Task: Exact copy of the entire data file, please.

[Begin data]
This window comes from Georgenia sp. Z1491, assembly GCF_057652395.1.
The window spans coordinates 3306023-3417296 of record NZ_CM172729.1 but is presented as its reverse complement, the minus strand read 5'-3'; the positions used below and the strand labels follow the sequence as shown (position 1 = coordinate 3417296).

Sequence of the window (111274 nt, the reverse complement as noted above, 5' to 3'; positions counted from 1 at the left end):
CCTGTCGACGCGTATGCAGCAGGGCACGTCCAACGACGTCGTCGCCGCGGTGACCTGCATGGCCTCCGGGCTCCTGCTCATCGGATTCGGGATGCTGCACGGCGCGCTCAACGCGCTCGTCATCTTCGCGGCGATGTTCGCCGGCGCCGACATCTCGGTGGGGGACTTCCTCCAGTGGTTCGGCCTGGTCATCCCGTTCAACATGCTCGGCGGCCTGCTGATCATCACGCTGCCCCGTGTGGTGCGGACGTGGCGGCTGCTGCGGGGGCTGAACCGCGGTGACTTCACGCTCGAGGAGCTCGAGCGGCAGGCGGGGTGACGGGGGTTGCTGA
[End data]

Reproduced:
This window comes from Georgenia sp. Z1491, assembly GCF_057652395.1.
The window spans coordinates 3306023-3417296 of record NZ_CM172729.1 but is presented as its reverse complement, the minus strand read 5'-3'; the positions used below and the strand labels follow the sequence as shown (position 1 = coordinate 3417296).

Sequence of the window (111274 nt, the reverse complement as noted above, 5' to 3'; positions counted from 1 at the left end):
CCTGTCGACGCGTATGCAGCAGGGCACGTCCAACGACGTCGTCGCCGCGGTGACCTGCATGGCCTCCGGGCTCCTGCTCATCGGATTCGGGATGCTGCACGGCGCGCTCAACGCGCTCGTCATCTTCGCGGCGATGTTCGCCGGCGCCGACATCTCGGTGGGGGACTTCCTCCAGTGGTTCGGCCTGGTCATCCCGTTCAACATGCTCGGCGGCCTGCTGATCATCACGCTGCCCCGTGTGGTGCGGACGTGGCGGCTGCTGCGGGGGCTGAACCGCGGTGACTTCACGCTCGAGGAGCTCGAGCGGCAGGCGGGGTGACGGGGGTTGCTGA